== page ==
TMD: Guide to Understanding Symptoms and FAQs

patient suffering from tmj pain

What is TMD? How can I alleviate discomfort from TMJ?

Symptoms, Remedies, Treatment Options, and More

If you’re experiencing jaw discomfort like locking, popping, stiffness, or soreness, you might have a common condition called Temporomandibular Joint Disorders (TMD). According to the National Institute of Health, this disorder affects between 5-12% of Americans, twice as many women as it does men, and more younger patients than older ones, which is unusual for chronic pain conditions.

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While this type of joint dysfunction isn’t life-threatening, it can still be extremely detrimental to your quality of life. Typically, a byproduct of strain and trauma to the temporomandibular joints or muscles may result from bruxism (teeth grinding and bite clenching) or malocclusions (bite misalignment) that uncomfortably pull on the jaw.

Comprehend the nature of the disorder. Knowing its potential issues is crucial. This knowledge can help ease your uncertainties.

Consider a consultation for TMJ treatment options. A step towards finding solutions. Keep in mind, you're not required to go through this by yourself.

woman suffering from tmd symptoms

What are

The Symptoms Of TMD?

If you experience any of the following symptoms, you could be suffering from a temporomandibular joint disorder:

  • Abrupt headaches
  • Tinnitus (ear ringing) and/or hearing loss
  • Sharp pain spreading behind the eyes, in the face, or upper body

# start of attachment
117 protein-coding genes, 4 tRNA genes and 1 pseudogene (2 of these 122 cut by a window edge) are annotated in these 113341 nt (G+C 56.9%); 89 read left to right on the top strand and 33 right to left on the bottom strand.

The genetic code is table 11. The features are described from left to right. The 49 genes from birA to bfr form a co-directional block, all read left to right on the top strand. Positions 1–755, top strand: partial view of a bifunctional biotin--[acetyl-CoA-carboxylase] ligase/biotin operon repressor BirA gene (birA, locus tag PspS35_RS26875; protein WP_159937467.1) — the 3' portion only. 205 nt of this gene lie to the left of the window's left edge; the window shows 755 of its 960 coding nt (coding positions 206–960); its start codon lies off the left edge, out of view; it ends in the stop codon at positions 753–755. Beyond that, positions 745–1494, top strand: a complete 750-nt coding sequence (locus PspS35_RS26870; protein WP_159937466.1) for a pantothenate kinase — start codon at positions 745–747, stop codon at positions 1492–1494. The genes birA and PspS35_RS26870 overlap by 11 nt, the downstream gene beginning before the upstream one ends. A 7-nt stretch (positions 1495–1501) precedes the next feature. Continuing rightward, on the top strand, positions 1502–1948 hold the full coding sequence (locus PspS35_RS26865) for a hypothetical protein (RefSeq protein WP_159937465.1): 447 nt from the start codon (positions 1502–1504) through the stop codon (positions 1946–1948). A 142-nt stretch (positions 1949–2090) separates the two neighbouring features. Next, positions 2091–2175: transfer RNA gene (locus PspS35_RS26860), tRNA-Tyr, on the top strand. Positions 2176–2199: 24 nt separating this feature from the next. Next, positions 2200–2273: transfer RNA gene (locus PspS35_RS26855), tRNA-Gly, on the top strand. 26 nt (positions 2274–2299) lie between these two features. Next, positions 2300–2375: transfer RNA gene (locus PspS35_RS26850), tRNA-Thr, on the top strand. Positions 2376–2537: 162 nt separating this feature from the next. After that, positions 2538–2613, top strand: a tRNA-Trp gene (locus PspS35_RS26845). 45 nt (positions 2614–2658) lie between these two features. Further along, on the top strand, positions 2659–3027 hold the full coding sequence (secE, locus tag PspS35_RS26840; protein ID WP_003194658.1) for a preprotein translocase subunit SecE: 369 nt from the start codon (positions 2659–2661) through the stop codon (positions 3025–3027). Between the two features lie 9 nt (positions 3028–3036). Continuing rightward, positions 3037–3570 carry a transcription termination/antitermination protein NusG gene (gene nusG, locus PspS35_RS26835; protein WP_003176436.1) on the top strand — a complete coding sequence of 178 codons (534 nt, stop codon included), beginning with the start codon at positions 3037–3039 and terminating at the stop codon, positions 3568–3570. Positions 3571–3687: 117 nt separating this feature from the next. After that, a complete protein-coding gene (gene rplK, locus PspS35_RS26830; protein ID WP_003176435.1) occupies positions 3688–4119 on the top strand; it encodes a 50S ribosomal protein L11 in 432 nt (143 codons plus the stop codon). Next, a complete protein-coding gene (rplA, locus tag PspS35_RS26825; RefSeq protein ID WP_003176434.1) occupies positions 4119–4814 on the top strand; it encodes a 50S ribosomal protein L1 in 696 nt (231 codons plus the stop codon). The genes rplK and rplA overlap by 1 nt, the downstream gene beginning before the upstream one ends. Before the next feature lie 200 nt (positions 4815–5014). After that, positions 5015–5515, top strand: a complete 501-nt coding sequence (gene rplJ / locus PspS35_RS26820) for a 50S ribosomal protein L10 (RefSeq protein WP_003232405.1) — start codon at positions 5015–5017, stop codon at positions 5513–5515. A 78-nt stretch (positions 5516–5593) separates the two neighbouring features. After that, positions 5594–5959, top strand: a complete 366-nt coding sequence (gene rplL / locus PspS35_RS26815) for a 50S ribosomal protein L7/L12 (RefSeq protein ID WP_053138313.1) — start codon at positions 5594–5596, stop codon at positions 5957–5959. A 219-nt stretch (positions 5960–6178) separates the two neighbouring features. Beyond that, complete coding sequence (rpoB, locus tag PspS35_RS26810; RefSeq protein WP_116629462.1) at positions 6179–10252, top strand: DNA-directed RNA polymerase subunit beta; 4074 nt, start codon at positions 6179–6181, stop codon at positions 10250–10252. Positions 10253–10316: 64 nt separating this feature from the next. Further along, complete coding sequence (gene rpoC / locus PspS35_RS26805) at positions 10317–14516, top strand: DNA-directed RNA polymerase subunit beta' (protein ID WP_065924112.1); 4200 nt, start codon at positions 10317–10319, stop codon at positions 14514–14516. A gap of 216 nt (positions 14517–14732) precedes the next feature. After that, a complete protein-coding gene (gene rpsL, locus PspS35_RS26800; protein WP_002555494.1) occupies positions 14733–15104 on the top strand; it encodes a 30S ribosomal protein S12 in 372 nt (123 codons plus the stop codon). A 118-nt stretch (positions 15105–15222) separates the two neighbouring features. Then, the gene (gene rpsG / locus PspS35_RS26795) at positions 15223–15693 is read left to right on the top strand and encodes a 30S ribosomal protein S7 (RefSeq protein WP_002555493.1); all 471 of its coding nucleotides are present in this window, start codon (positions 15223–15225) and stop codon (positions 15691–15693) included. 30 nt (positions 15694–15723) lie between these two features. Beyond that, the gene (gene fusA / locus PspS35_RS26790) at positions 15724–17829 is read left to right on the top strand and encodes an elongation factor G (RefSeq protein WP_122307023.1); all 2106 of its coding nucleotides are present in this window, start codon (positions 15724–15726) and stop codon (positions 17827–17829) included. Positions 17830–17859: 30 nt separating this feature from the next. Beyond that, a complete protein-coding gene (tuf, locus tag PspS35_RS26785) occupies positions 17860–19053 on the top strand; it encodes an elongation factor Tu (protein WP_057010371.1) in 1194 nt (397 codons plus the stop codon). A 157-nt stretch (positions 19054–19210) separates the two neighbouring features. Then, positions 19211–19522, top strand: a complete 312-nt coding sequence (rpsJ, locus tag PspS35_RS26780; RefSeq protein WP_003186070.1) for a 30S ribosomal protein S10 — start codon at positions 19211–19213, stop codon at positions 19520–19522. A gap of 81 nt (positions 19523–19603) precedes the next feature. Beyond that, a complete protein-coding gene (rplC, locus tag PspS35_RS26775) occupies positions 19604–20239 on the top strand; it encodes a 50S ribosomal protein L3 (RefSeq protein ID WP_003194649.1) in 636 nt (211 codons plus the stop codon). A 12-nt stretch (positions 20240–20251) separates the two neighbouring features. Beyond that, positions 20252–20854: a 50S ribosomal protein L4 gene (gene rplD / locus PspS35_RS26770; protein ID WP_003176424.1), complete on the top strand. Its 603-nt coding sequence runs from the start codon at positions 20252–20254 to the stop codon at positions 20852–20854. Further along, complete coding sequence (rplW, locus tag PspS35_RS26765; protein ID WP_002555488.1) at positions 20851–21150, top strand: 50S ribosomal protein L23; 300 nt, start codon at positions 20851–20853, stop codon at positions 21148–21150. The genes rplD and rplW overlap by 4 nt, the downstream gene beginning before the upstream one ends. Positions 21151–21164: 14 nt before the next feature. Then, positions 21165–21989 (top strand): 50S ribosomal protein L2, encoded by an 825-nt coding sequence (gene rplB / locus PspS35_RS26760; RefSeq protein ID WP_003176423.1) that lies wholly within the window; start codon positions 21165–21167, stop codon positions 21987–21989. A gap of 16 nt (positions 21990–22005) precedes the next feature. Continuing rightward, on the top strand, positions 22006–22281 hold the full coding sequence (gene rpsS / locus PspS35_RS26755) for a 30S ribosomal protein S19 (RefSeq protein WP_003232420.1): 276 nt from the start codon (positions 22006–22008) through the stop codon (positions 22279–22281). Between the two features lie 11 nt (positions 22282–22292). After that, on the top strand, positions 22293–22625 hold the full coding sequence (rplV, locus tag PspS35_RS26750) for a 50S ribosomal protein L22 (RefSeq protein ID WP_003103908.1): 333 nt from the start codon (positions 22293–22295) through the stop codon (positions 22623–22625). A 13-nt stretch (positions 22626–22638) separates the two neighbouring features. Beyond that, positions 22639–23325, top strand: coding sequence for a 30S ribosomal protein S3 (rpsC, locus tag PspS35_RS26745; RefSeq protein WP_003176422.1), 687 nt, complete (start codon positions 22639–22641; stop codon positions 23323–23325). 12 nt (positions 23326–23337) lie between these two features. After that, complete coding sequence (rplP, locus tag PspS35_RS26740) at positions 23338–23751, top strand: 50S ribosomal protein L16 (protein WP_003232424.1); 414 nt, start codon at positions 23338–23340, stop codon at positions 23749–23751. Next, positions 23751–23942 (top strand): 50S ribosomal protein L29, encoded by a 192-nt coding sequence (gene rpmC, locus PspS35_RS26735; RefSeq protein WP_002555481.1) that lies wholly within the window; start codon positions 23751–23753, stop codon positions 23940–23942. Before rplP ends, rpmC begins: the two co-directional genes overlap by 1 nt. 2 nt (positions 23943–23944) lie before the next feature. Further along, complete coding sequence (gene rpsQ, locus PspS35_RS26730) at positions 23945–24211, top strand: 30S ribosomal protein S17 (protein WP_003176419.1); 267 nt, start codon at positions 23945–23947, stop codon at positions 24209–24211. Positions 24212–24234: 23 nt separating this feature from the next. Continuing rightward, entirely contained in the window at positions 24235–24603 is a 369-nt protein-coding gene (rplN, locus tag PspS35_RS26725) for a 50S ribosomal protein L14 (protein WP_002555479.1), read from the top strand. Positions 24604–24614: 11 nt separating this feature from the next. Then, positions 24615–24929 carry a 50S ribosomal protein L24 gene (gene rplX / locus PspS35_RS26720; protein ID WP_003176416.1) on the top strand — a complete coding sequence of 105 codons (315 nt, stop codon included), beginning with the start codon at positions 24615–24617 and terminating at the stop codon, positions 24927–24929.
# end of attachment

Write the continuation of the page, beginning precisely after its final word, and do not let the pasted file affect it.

• Bruxism
  • Dizziness
  • Change in bite alignment and/or teeth enamel (cracking, chipping, flattening, etc.)
  • Limited mouth movement
  • Numbness or tingling
  • Jaw clicking, popping, or painfully “locking” in place
  • Overall jaw soreness or discomfort, most intense during the morning

Worth noting that the most intense bruxism clenching typically occurs during sleep when you aren't awake or conscious enough to help it. Risks of this clenching can also be intensified by family history, mental health conditions (particularly anxiety), and substance issues.

Abusing stimulants (like caffeine, cocaine, and amphetamine) can overactivated the jaw muscles, and has been clinically linked to increased TMJ risk. In 2019, the Brazilian Research in Pediatric Dentistry journal observed that amphetamines, in particular, could amplify that risk over sixfold.

If you’re dealing with TMJ disorder symptoms and remedies, here’s a simple guide.

Initially, consult with a proficient dentist or orthodontist. Request them to create a personalized bite guard for you. This device fits over your jaw joint, which is on the side of your face.

Next, consider getting professional help for stress. Cognitive behavioral therapy or addiction counseling can be beneficial. These therapies can help you manage stressors that might be making your TMJ disorder worse.

person dealing with tmj pain

Where Does

TMD Cause Pain?

Dealing with jaw pain and TMD discomfort can be challenging. TMJ disorders primarily affect the jaw, teeth, and mouth.

The joints that connect the jawbone and skull play a crucial role. When these joints face issues, it can lead to symptoms across the face and skull. In severe cases, the pain can be intense.

The TMJ is located in front of your ears. Swelling and inflammation in this area can cause minor hearing loss.

Strain on the jaw muscles can also impact surrounding nerves, joints, and muscles. This strain can lead to pain and numbness in the neck, shoulders, and upper back. In extreme cases, it can even affect the arms and legs.